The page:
On Once Upon A Time, Rumplestilkin (Robert Carlyle) is known the Dark One.  Make a deal with the dark one and he will want something in return for his services. But underneath the scaly green skin and the magic is a man whose scars run deep and long.  Loosing his parents to death and abandonment at a young age, he was branded a coward. His marriage to his first wife, Milah was rocky, even after the birth of their son, Bae. When Milah abandoned her husband and son for Captain Hook, the mortal Rumplestilkin was replaced with the immortal dark one.

In Skin Deep, Sir Maurice will do anything to end the Ogre Wars. Rumplestilkin is happy but help. But in return for his services, he wants Belle, the king’s only daughter as a serving girl. As time passes, Rumplestilskin begins to see Belle in a new light. But their first kiss reveals his deep un-healed scars.

What strikes me about this scene is that I understood him at that moment, when he is yelling at himself in the mirror. I understood his pain, his turmoil and his fear.

Sometimes, when we look in the mirror, that is all we see.

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Filed under Beauty And The Beast, Life, Once Upon A Time

Skin Deep- One Of The Single Greatest Hours Of Television

*-This post contains spoilers about Skin Deep and Once Upon A Time. If you are catching up on season 1, read at your own risk.

Half way through the first season of Once Upon A Time, the character of Rumplestilskin  (Robert Carlyle) was a villain with a capital V. He was the trickster, the dark one, making deals with people who were desperate enough to seek him out.

Then Skin Deep aired. Skin Deep put this villain with a capital V in a new light, a man who was tortured by his past and hid that tortured past under a mask that no one could crack. That was until Sir Maurice of Avonlea, desperate to end the Ogre wars, called upon the dark one to end the war. As usual, there was deal to be made. Rumplestilskin does not make deals without getting something in return. That deal was Sir Maurice’s daughter, Belle. She would leave her father’s kingdom forever and become a servant in Rumplestilskin’s castle.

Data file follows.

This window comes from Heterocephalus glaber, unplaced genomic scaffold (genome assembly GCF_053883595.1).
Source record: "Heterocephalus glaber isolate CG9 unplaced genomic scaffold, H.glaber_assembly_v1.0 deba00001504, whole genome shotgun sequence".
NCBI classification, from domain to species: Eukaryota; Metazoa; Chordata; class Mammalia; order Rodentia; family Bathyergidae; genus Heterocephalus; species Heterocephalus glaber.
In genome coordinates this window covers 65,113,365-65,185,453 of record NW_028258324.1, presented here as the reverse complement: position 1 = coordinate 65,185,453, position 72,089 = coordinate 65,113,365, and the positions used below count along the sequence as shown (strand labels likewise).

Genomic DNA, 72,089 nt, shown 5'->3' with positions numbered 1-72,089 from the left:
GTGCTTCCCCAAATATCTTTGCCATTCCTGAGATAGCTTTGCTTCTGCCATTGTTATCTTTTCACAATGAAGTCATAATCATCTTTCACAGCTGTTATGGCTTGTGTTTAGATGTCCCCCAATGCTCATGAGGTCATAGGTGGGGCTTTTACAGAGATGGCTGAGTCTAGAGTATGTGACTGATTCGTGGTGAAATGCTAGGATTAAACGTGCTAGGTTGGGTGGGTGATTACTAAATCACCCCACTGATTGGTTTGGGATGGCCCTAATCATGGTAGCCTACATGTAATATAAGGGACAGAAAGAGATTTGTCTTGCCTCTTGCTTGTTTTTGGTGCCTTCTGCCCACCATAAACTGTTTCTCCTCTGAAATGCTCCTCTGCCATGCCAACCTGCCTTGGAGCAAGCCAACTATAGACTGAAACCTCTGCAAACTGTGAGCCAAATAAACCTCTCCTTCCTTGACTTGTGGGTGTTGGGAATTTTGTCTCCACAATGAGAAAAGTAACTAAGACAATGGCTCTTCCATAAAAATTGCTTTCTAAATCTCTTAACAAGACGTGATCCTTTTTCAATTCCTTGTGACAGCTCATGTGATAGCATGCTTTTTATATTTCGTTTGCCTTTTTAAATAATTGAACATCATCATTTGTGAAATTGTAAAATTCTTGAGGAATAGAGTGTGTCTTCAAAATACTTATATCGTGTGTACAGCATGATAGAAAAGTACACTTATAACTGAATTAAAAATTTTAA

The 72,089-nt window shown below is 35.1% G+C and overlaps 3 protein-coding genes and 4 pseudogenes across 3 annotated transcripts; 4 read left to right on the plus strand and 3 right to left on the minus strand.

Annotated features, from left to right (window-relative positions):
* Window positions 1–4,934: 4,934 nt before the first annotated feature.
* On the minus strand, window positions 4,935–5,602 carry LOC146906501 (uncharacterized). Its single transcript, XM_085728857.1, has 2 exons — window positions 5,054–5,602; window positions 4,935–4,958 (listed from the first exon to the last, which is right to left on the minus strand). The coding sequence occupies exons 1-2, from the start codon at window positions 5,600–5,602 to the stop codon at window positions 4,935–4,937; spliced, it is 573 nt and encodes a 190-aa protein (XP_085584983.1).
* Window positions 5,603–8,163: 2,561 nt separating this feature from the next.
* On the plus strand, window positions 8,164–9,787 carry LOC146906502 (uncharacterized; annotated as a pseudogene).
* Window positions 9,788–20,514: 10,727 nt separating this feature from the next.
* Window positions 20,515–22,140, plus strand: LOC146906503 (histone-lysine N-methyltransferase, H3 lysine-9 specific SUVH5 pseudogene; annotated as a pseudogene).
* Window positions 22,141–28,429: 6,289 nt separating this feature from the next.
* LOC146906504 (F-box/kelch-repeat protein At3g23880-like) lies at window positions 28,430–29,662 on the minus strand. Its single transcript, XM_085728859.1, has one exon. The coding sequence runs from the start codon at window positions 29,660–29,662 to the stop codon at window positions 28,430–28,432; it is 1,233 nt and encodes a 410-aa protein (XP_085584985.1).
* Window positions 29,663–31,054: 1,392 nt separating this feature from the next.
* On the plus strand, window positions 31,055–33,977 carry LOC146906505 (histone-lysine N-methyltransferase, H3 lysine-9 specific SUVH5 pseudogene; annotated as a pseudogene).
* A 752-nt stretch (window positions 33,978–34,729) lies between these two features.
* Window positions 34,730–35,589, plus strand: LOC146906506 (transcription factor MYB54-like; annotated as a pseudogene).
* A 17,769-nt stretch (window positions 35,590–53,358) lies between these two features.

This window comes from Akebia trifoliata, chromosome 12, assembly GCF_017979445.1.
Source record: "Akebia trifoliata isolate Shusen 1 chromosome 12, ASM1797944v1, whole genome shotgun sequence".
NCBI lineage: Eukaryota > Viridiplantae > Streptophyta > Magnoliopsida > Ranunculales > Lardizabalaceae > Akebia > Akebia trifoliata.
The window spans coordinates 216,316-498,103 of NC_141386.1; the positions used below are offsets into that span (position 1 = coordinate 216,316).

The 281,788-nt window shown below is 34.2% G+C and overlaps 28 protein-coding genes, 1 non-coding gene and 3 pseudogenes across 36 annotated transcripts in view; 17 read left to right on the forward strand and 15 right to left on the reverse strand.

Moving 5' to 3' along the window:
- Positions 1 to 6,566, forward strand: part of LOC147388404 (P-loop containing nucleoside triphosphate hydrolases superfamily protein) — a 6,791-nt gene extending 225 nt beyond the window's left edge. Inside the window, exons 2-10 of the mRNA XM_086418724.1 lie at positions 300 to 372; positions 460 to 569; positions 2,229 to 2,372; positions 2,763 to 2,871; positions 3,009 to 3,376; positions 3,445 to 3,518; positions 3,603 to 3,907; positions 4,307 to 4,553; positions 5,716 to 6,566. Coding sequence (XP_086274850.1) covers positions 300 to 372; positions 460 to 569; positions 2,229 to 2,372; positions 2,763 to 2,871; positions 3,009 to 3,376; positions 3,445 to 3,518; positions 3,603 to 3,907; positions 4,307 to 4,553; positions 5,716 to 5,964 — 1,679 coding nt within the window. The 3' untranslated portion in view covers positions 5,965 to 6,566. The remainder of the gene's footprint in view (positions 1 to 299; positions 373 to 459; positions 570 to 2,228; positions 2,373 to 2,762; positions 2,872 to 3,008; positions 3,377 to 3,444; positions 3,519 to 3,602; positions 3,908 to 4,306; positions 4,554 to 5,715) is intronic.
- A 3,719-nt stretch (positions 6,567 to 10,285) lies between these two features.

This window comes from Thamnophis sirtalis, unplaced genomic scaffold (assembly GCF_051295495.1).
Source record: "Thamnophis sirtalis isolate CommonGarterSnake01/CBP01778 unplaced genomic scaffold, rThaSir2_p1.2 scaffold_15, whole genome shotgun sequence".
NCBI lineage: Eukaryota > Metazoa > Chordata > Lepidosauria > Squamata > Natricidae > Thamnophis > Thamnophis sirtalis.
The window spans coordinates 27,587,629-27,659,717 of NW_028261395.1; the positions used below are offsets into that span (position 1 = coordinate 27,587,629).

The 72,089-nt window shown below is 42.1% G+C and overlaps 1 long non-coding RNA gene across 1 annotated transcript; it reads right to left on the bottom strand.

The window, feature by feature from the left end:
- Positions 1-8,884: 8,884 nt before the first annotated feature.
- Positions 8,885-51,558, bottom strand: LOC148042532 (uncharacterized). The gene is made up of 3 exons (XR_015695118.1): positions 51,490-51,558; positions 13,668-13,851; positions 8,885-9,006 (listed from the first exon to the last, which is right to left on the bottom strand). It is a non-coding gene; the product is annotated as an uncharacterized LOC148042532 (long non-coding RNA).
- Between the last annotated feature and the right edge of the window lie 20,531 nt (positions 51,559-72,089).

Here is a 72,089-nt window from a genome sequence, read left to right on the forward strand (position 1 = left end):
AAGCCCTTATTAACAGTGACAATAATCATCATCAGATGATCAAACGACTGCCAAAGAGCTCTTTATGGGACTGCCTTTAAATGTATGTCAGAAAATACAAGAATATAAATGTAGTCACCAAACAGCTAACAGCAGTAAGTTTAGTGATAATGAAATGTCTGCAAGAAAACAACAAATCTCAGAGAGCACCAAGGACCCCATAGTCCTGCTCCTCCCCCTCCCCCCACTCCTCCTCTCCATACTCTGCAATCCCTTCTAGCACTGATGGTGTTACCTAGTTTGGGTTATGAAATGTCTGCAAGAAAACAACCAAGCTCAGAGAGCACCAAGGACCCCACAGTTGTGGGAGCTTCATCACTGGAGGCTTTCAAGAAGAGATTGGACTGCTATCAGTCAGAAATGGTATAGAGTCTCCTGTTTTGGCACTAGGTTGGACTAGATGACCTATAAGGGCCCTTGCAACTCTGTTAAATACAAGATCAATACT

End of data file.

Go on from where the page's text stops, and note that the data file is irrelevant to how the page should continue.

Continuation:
This episode was written by Jane Espenson, and introduced Belle (Lost and Roswell’s Emilie de Raven) to the Once Upon A Time universe.

This episode, is best episode that this show has ever produced and I would like to tell you why.

  1. Carlyle and de Raven have incredible chemistry. They just work on screen.
  2. The psychology of Beauty And The Beast translates perfectly to the twist and turns that the Once Upon A Time gives to their fractured fairy tales.  In the original tale, Beauty is the youngest daughter of a now impoverished merchant who was once very wealthy. Her older sisters are very spoiled and selfish, Beauty is relegated to the role of servant. The Beast lives in an isolated castle, surrounded by material wealth. In the very well known 1991 Disney movie, Belle is an outsider in her small town, longing for adventure. Beast was once a human prince, cursed by a sorceress for his selfish ways. The psychology of both characters: the Beast, broken and bruised by life and Belle, selfless and loyal, while looking for adventure plays perfectly into the Once Upon A Time idea of twisting the basic fairy tale into something far more interesting.
  3. The title is absolutely perfect.
  4. The line “No one decides my fate, but me” ties in with the idea of female empowerment, a theme running throughout the show.
  5. The final scene between Belle and Rumplestilskin is heartbreaking. It echoes in the hearts of everyone who has ever given up an opportunity or a relationship out of fear and low self esteem.
  6. This episode launched the on screen roller coaster of a relationship that is Rumbelle, it has kept fans hooked since February of 2012 and wanting more.  As of the end of the third season, they have married and Mr. Gold has not told the new Mrs. Gold about a secret that will cause ripples in season 4.

And that is why Skin Deep is one of the single greatest hours of television.

 

 

 

 

 

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Filed under Beauty And The Beast, Fairy Tales, Once Upon A Time